● Our teaching on marriage and the family cannot fail to be inspired and transformed by this message of love and tenderness; otherwise, it becomes nothing more than the defence of a dry and lifeless doctrine.
● The sacrament of marriage is not a social convention, an empty ritual or merely the outward sign of a commitment. The sacrament is a gift given for the sanctification and salvation of the spouses, since “their mutual belonging is a real representation, through the sacramental sign, of the same relationship between Christ and the Church. The married couple are therefore a permanent reminder for the Church of what took place on the cross; they are for one another and for their children witnesses of the salvation in which they share through the sacrament”.
● Sexual union, lovingly experienced and sanctified by the sacrament, is in turn a path of growth in the life of grace for the couple.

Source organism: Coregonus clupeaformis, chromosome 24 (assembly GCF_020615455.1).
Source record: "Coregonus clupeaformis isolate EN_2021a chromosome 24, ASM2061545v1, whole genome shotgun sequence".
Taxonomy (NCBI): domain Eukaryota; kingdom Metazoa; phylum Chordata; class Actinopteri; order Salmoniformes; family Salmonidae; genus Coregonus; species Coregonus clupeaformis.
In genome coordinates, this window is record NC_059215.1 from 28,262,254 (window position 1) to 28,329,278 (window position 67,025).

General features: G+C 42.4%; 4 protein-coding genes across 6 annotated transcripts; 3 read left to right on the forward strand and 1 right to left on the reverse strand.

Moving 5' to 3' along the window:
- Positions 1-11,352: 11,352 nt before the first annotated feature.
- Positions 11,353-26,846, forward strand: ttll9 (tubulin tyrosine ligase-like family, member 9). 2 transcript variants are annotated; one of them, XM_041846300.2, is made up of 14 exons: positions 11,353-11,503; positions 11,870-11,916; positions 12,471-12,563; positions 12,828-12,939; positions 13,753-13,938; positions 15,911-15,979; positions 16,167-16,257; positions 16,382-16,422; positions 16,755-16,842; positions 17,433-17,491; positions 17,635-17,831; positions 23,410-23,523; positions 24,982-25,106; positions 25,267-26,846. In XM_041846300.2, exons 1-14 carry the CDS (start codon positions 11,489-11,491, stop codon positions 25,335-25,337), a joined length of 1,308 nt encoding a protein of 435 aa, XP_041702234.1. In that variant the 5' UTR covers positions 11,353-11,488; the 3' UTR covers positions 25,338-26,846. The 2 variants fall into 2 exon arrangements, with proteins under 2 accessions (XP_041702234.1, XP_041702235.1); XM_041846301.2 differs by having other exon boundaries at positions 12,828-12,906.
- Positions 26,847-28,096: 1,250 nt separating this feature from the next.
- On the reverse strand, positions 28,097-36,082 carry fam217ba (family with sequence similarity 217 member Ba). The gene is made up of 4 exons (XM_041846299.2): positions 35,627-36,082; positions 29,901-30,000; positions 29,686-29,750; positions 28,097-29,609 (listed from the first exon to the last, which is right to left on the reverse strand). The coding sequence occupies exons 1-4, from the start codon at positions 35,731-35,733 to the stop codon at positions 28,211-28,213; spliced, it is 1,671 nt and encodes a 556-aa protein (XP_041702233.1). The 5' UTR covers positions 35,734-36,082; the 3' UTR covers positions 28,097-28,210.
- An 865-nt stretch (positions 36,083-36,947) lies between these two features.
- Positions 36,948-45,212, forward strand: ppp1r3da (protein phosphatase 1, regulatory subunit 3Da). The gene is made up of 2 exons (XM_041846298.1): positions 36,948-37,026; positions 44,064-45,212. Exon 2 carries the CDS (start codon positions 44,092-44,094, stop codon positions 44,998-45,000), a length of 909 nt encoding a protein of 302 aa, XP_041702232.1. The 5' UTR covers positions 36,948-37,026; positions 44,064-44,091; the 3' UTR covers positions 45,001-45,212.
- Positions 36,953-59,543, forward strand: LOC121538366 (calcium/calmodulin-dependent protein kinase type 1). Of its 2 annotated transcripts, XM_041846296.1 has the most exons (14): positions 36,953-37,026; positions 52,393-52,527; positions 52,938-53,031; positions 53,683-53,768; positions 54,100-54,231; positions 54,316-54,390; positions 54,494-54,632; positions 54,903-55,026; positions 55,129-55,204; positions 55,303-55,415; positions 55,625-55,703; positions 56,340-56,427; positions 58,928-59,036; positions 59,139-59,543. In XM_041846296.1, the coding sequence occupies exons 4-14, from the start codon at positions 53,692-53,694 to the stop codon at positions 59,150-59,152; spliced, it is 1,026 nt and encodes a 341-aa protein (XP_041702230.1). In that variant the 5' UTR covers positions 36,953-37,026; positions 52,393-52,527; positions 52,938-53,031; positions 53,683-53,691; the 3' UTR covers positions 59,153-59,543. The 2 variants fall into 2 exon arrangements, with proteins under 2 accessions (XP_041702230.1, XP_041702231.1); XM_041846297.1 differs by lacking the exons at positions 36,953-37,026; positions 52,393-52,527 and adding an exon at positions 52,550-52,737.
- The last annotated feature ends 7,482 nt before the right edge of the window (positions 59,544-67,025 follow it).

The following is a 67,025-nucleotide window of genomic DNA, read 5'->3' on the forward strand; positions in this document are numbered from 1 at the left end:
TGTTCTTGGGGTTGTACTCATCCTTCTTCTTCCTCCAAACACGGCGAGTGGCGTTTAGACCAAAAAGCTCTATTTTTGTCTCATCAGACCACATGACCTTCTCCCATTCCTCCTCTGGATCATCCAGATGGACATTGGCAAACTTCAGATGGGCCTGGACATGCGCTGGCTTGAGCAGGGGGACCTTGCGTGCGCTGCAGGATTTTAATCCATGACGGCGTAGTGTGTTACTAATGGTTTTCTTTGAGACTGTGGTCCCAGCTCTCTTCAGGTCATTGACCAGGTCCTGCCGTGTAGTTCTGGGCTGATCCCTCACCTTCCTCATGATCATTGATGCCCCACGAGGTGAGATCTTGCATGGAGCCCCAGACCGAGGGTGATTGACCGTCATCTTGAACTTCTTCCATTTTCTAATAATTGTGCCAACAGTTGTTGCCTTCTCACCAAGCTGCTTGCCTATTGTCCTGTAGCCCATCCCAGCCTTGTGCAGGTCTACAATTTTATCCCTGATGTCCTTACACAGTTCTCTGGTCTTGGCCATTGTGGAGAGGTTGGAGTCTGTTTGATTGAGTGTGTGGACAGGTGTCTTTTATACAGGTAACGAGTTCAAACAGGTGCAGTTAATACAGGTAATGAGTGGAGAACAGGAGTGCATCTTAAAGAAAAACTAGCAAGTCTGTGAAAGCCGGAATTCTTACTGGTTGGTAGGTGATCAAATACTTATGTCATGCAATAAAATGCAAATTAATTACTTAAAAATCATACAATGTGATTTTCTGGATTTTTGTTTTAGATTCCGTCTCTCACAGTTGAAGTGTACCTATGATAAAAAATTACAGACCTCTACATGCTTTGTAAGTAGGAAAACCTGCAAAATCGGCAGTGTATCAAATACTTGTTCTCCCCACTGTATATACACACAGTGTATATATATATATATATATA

● Married couples joined by love speak well of each other; they try to show their spouse’s good side, not their weakness and faults. In any event, they keep silent rather than speak ill of them. This is not merely a way of acting in front of others; it springs from an interior attitude.
● Marital joy can be experienced even amid sorrow; it involves accepting that marriage is an inevitable mixture of enjoyment and struggles, tensions and repose, pain and relief, satisfactions and longings, annoyances and pleasures, but always on the path of friendship, which inspires married couples to care for one another.
● After suffering and struggling together, spouses are able to experience that it was worth it, because they achieved some good, learned something as a couple, or came to appreciate what they have. Few human joys are as deep and thrilling as those experienced by two people who love one another and have achieved something as the result of a great, shared effort.